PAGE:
A German lorry driver with a long trailer who was behind the Fiat had expected the Fiat to go through the lights.
The driver locked his brakes on to avoid collision. His trailer jack knife behind him. He struggled to maintain control and managed to avoid hitting the Fiat, ending up just inches from it. His trailer skewed across the road and collided with two other on coming cars. Behind three other vehicle also ran into the back end of the lorry. two other cars, one of them was a British Army DKW, had to swerve to avoid further impacts and ended up in a ditch.
It was primarily a German Police job but because we were on hand we took charge until they arrived and were given full control. Our main concern was with the British Army vehicle. He would be reported, by me, for not driving with due care.
Immediately after the accident when the lights changed, the fiat which had escaped unscathed, drove off without even a backward glance.
In all eight vehicles were involved with no serious injuries in any of them.

One evening I was ordered to attend 23 Polizie revier. The 23rd was a German civilian Police Station. The German Police were holding a British Green Jacket soldier.
On reporting, a German Policeman led me into one of their cells. There I interviewed a soldier who told me that he had been having a few drinks at various bars and had gone into the Rainbow Bar. He had asked for a drink but the woman owner ignored him serving all but him. He raised his voice to get a drink but with that the woman came from behind the counter and began hassling him out of the bar, shouting to him that they did not serve coloureds. He was a half cast soldier. She was pushing him out of the door saying he was drunk. He explained to me that to break contact with her he put his hand up behind him. But he made no purpose contact with the female. He then left and went to the ABC bar lower down the road, he had not run off but walked the whole time. At the other bar he joined some of his mates. The barwoman at the Rainbow had called the civilian police who found and arrested him at the ABC
I asked the German Policeman to put him back in the cell until I could take a statement from the owner of the Rainbow bar. I went to the bar and through my interpreter I took a statement of complaint. The woman's statement was at odds with the soldier story. She said he was staggering drunk and hit her before running away. I could see no sign of drunkenness in the soldier, he had a drink but certainly was not staggering. he had admitted putting his hand up but not to making contact. He had not run away, the owner of the bar was easily able to follow him to the next bar. There were other facts but the soldiers story rang more true to me, although it was not my job to decide fault.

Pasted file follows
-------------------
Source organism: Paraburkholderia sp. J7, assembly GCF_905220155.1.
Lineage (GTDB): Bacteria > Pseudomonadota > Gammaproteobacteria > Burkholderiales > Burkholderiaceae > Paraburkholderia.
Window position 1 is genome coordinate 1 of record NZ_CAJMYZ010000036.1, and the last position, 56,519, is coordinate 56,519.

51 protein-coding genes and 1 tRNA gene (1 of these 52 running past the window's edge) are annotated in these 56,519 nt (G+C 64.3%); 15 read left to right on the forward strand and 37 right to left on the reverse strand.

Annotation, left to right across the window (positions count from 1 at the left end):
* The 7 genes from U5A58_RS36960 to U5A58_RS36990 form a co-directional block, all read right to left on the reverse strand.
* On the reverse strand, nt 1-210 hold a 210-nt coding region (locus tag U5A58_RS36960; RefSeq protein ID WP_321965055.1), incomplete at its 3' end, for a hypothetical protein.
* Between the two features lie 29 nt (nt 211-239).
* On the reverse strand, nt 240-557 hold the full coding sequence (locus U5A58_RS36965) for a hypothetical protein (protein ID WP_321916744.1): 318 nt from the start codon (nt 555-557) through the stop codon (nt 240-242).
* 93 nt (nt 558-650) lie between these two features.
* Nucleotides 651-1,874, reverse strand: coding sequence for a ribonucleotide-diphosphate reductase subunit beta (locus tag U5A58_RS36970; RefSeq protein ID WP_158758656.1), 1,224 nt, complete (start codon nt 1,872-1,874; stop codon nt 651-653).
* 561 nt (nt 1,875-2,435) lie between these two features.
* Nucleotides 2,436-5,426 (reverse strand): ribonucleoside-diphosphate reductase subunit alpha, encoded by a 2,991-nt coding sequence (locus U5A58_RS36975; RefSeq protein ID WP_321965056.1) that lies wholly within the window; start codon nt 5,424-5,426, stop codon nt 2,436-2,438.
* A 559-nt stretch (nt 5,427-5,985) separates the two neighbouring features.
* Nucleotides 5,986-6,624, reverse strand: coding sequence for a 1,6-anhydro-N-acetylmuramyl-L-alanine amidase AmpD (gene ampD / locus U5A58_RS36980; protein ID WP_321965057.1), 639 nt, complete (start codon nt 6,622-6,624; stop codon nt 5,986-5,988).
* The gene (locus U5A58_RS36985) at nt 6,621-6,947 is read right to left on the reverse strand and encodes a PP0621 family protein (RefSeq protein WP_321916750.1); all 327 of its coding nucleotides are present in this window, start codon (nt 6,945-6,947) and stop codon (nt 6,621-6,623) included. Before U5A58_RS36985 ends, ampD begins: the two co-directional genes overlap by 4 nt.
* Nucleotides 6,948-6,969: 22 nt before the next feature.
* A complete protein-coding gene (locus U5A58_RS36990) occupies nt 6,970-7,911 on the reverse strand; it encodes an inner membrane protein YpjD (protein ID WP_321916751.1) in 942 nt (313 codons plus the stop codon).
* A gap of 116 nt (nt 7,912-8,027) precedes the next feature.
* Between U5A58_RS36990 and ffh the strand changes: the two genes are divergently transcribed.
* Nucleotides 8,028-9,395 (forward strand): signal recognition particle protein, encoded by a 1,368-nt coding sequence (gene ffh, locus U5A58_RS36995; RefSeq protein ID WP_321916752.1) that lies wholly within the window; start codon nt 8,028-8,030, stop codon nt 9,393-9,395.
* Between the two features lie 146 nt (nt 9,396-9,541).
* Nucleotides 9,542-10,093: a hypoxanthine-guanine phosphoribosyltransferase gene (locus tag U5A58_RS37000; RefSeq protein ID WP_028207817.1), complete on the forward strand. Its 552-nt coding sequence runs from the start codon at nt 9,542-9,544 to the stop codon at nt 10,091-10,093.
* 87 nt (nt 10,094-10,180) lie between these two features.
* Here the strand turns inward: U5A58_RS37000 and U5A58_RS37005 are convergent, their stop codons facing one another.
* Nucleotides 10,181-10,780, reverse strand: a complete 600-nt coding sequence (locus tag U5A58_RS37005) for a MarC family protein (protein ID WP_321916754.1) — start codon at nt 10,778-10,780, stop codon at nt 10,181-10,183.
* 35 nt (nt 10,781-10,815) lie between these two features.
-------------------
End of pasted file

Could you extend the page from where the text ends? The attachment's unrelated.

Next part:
I returned to the police station and took charge of the soldier. I told him that although I believed his version of events It was not my decision. His commanding officer would decide. I told him that I would not place him under arrest provided he peacefully accompany me back to his barracks. There I would hand him over to his own duty officer with the recommendation that he be allowed to sleep in his own bed that night rather that in a guardhouse cell.
The soldier thanked me for being understanding and agreed to my suggestions.
As we were leaving I noticed that he was in shirt sleeves. It was cold outside. I asked him where his coat was and he replied in the ABC bar, he had not collected it when the German police had arrested him.
I said as we are passing the ABC we would drop in and collect it. We did. My driver remained with his vehicle while I went in to the bar, I had told him I would not be too long. As I entered the bar all hell broke loose, the bar was full of squaddies and all the soldiers mates began accusing me of arresting an innocent man. The Green Jacket was trying to explain that I was treating him fairly but I was in no mood for explaining my actions to anybody.
"Get your coat now" I ordered the soldier. Just at that time a very large drunken soldier began prodding me telling me I was not going to arrest his mate. He was head and shoulders taller than I. He was very drunk. I shouted out to all in the bar. "I have not arrested him yet. But I can arrest him. In fact I can and will arrest everyone in the bar if you do not quieten down and behave yourselves. I will close this bar down."
There was no way I could have carried out my threats.
Looking around I saw one soldier who was sat quietly. I knew him to be an NCO in the same regiment. I said to him.
"I know you to be an NCO. I give you a direct order to get this man off my back." indicating the large soldier. I then grabbed the first soldier and began ushering him out of the bar. Just as I was pushing him out, my partner thinking that I had been a long time, came to see if I was all right. Just then I heard a smack. It was obviously the sound of a punch. I looked back. The NCO whom I had ordered to control the large soldier had hit him. My mate saw this and said "Jack its a fight" He began to try a bustle past me into the bar. I pushed the soldier and my partner out. I had got my man and I didn't want any more.
I returned the soldier to his barracks and handed him over to his duty officer with the recommendations as promised.
My statement of evidence to the soldiers CO slanted in favour of the soldier. Although in theory I should have remained completely unbiased.

Prostitution in Germany is Legal providing the rules governing it are observed and acted upon.
Squaddies whether it be legal or not will always avail themselves of the services of women of the night. Although strictly speaking it is not an offence for a soldier to pay for sex, it is frowned upon and discouraged. To ensure that the German Civil Police can be seen by the British army to regulise and keep in check legal prostitution, occasionally an MP is detailed to accompany a Civil Policeman on his vice rounds.